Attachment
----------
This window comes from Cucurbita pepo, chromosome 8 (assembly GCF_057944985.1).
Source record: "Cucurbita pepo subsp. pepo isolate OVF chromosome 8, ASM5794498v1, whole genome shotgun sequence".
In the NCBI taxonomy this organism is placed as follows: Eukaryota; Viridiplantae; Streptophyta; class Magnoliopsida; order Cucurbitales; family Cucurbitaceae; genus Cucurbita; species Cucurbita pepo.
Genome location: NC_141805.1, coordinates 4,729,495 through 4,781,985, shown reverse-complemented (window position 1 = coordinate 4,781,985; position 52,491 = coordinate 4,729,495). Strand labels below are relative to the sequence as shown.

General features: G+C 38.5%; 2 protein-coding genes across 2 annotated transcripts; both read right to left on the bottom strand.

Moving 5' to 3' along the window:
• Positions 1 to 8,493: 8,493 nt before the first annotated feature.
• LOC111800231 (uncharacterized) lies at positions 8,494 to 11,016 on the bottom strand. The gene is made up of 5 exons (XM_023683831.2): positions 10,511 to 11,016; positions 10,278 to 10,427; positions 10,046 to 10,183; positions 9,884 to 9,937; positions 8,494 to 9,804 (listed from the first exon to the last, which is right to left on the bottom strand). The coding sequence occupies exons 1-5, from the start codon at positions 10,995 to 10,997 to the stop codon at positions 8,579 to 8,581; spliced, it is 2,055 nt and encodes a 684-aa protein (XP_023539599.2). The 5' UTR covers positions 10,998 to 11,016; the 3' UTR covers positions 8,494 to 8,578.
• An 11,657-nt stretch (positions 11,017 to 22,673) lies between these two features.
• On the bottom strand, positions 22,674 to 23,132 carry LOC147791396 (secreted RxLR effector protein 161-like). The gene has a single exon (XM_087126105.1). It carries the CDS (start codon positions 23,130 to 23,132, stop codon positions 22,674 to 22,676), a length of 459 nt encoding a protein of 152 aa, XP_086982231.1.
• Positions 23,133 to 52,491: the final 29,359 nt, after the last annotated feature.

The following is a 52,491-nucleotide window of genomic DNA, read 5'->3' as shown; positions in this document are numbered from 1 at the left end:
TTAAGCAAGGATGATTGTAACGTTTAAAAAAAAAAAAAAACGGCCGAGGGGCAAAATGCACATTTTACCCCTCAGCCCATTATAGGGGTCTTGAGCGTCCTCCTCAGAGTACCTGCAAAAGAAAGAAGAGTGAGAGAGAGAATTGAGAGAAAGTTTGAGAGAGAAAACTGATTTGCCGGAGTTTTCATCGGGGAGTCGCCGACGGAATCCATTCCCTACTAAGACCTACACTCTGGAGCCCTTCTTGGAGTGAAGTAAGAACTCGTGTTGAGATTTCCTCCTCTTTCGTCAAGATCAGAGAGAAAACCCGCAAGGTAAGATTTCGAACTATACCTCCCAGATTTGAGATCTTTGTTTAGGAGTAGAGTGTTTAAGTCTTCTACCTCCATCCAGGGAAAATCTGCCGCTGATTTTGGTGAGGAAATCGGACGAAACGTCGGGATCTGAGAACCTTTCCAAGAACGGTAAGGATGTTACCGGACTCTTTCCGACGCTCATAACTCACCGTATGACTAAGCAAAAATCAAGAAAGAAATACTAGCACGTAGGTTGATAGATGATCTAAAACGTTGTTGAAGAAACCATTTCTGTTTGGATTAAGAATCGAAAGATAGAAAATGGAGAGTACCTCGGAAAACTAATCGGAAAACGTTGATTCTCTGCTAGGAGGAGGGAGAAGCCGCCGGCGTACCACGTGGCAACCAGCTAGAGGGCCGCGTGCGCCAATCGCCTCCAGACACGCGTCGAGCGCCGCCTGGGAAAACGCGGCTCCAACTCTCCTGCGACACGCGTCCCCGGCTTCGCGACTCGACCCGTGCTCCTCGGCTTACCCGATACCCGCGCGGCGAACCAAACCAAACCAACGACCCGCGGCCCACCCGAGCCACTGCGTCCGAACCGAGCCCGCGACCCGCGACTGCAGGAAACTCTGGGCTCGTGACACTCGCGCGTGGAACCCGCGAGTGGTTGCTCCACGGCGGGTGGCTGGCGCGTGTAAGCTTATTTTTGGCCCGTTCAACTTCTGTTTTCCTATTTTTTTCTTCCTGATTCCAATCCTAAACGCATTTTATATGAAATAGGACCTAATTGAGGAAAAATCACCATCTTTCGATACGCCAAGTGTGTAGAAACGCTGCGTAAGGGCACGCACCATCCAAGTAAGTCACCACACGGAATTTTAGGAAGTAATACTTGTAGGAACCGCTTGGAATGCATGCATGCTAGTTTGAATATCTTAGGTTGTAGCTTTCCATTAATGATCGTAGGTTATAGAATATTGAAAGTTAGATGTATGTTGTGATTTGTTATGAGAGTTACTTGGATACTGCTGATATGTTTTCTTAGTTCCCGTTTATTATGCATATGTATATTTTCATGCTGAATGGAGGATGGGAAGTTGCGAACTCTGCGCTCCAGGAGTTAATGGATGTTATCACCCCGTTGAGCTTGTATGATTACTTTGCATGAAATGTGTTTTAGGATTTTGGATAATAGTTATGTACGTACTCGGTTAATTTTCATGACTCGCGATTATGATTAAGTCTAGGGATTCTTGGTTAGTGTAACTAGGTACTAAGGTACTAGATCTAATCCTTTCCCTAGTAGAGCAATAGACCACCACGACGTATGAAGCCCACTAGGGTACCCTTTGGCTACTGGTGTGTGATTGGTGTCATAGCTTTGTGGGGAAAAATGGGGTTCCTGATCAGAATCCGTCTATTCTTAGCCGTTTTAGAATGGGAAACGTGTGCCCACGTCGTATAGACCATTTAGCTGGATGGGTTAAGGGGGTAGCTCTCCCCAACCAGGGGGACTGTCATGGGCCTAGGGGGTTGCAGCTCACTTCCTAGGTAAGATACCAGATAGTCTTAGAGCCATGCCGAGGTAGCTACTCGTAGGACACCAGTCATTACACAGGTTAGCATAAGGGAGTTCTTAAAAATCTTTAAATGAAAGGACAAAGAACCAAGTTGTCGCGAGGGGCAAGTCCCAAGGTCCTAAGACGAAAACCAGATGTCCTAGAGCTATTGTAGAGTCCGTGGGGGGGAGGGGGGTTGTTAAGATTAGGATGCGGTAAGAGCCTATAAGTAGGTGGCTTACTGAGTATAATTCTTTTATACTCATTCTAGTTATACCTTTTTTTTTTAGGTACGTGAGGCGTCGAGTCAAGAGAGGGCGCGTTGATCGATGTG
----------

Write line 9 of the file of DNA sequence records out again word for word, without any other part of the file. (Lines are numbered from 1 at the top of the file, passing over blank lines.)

• An 11,657-nt stretch (positions 11,017 to 22,673) lies between these two features.